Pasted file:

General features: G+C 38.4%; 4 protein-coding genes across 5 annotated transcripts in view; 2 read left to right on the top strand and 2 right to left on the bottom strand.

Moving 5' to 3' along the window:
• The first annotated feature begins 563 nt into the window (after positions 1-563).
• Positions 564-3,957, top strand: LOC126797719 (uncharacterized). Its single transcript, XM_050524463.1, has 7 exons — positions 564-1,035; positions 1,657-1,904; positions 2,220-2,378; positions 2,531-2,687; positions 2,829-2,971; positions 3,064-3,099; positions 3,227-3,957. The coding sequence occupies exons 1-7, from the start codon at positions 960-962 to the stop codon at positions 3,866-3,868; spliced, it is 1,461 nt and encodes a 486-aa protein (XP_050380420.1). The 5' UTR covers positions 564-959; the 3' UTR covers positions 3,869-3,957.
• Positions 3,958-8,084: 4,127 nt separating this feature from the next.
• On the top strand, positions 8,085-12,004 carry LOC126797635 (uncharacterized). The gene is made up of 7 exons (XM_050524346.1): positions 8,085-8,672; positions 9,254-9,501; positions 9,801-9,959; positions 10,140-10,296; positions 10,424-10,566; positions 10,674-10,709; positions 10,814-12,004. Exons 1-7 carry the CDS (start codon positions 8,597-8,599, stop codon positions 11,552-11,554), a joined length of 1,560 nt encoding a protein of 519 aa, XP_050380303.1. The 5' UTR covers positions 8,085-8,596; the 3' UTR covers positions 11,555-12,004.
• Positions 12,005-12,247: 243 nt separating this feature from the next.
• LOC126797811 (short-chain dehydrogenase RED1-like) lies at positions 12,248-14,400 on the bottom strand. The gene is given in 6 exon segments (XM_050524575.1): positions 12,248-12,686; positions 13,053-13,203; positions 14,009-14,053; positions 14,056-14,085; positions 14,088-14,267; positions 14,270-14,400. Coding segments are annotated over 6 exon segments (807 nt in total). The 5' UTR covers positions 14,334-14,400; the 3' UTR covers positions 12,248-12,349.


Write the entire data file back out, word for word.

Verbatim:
General features: G+C 38.4%; 4 protein-coding genes across 5 annotated transcripts in view; 2 read left to right on the top strand and 2 right to left on the bottom strand.

Moving 5' to 3' along the window:
• The first annotated feature begins 563 nt into the window (after positions 1-563).
• Positions 564-3,957, top strand: LOC126797719 (uncharacterized). Its single transcript, XM_050524463.1, has 7 exons — positions 564-1,035; positions 1,657-1,904; positions 2,220-2,378; positions 2,531-2,687; positions 2,829-2,971; positions 3,064-3,099; positions 3,227-3,957. The coding sequence occupies exons 1-7, from the start codon at positions 960-962 to the stop codon at positions 3,866-3,868; spliced, it is 1,461 nt and encodes a 486-aa protein (XP_050380420.1). The 5' UTR covers positions 564-959; the 3' UTR covers positions 3,869-3,957.
• Positions 3,958-8,084: 4,127 nt separating this feature from the next.
• On the top strand, positions 8,085-12,004 carry LOC126797635 (uncharacterized). The gene is made up of 7 exons (XM_050524346.1): positions 8,085-8,672; positions 9,254-9,501; positions 9,801-9,959; positions 10,140-10,296; positions 10,424-10,566; positions 10,674-10,709; positions 10,814-12,004. Exons 1-7 carry the CDS (start codon positions 8,597-8,599, stop codon positions 11,552-11,554), a joined length of 1,560 nt encoding a protein of 519 aa, XP_050380303.1. The 5' UTR covers positions 8,085-8,596; the 3' UTR covers positions 11,555-12,004.
• Positions 12,005-12,247: 243 nt separating this feature from the next.
• LOC126797811 (short-chain dehydrogenase RED1-like) lies at positions 12,248-14,400 on the bottom strand. The gene is given in 6 exon segments (XM_050524575.1): positions 12,248-12,686; positions 13,053-13,203; positions 14,009-14,053; positions 14,056-14,085; positions 14,088-14,267; positions 14,270-14,400. Coding segments are annotated over 6 exon segments (807 nt in total). The 5' UTR covers positions 14,334-14,400; the 3' UTR covers positions 12,248-12,349.